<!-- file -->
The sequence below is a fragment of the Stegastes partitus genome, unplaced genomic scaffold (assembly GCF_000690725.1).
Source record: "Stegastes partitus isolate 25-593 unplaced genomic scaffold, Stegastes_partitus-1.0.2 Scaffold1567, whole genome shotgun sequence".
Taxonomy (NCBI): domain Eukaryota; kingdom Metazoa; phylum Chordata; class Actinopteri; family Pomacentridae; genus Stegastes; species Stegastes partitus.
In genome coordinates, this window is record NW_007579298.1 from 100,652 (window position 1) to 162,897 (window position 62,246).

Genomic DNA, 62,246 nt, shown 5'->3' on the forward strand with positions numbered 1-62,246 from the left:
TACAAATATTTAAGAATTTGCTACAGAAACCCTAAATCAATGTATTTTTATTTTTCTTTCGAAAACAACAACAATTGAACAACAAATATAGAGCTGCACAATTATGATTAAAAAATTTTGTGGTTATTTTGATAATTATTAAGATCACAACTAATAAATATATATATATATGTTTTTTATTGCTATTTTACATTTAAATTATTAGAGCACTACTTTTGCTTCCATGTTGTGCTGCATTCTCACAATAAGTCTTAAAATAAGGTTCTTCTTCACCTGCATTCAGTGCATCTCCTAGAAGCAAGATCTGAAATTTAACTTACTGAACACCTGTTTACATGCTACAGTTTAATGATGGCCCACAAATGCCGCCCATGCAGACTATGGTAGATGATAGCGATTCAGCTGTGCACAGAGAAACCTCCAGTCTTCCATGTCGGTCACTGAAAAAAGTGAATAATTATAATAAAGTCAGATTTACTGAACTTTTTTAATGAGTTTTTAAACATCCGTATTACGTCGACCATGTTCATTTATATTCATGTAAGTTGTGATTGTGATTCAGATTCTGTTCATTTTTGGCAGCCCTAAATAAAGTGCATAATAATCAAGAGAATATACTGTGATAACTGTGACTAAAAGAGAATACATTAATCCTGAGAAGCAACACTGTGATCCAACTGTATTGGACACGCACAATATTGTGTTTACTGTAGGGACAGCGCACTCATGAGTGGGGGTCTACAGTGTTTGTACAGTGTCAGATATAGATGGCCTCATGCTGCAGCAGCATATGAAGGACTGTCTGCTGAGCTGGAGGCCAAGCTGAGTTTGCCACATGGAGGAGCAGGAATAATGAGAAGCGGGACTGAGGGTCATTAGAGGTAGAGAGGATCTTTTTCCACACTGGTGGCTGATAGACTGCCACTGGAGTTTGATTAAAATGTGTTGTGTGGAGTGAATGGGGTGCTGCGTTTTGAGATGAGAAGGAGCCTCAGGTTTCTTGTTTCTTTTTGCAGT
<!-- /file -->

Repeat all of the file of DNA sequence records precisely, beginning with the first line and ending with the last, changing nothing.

The sequence below is a fragment of the Stegastes partitus genome, unplaced genomic scaffold (assembly GCF_000690725.1).
Source record: "Stegastes partitus isolate 25-593 unplaced genomic scaffold, Stegastes_partitus-1.0.2 Scaffold1567, whole genome shotgun sequence".
Taxonomy (NCBI): domain Eukaryota; kingdom Metazoa; phylum Chordata; class Actinopteri; family Pomacentridae; genus Stegastes; species Stegastes partitus.
In genome coordinates, this window is record NW_007579298.1 from 100,652 (window position 1) to 162,897 (window position 62,246).

Genomic DNA, 62,246 nt, shown 5'->3' on the forward strand with positions numbered 1-62,246 from the left:
TACAAATATTTAAGAATTTGCTACAGAAACCCTAAATCAATGTATTTTTATTTTTCTTTCGAAAACAACAACAATTGAACAACAAATATAGAGCTGCACAATTATGATTAAAAAATTTTGTGGTTATTTTGATAATTATTAAGATCACAACTAATAAATATATATATATATGTTTTTTATTGCTATTTTACATTTAAATTATTAGAGCACTACTTTTGCTTCCATGTTGTGCTGCATTCTCACAATAAGTCTTAAAATAAGGTTCTTCTTCACCTGCATTCAGTGCATCTCCTAGAAGCAAGATCTGAAATTTAACTTACTGAACACCTGTTTACATGCTACAGTTTAATGATGGCCCACAAATGCCGCCCATGCAGACTATGGTAGATGATAGCGATTCAGCTGTGCACAGAGAAACCTCCAGTCTTCCATGTCGGTCACTGAAAAAAGTGAATAATTATAATAAAGTCAGATTTACTGAACTTTTTTAATGAGTTTTTAAACATCCGTATTACGTCGACCATGTTCATTTATATTCATGTAAGTTGTGATTGTGATTCAGATTCTGTTCATTTTTGGCAGCCCTAAATAAAGTGCATAATAATCAAGAGAATATACTGTGATAACTGTGACTAAAAGAGAATACATTAATCCTGAGAAGCAACACTGTGATCCAACTGTATTGGACACGCACAATATTGTGTTTACTGTAGGGACAGCGCACTCATGAGTGGGGGTCTACAGTGTTTGTACAGTGTCAGATATAGATGGCCTCATGCTGCAGCAGCATATGAAGGACTGTCTGCTGAGCTGGAGGCCAAGCTGAGTTTGCCACATGGAGGAGCAGGAATAATGAGAAGCGGGACTGAGGGTCATTAGAGGTAGAGAGGATCTTTTTCCACACTGGTGGCTGATAGACTGCCACTGGAGTTTGATTAAAATGTGTTGTGTGGAGTGAATGGGGTGCTGCGTTTTGAGATGAGAAGGAGCCTCAGGTTTCTTGTTTCTTTTTGCAGT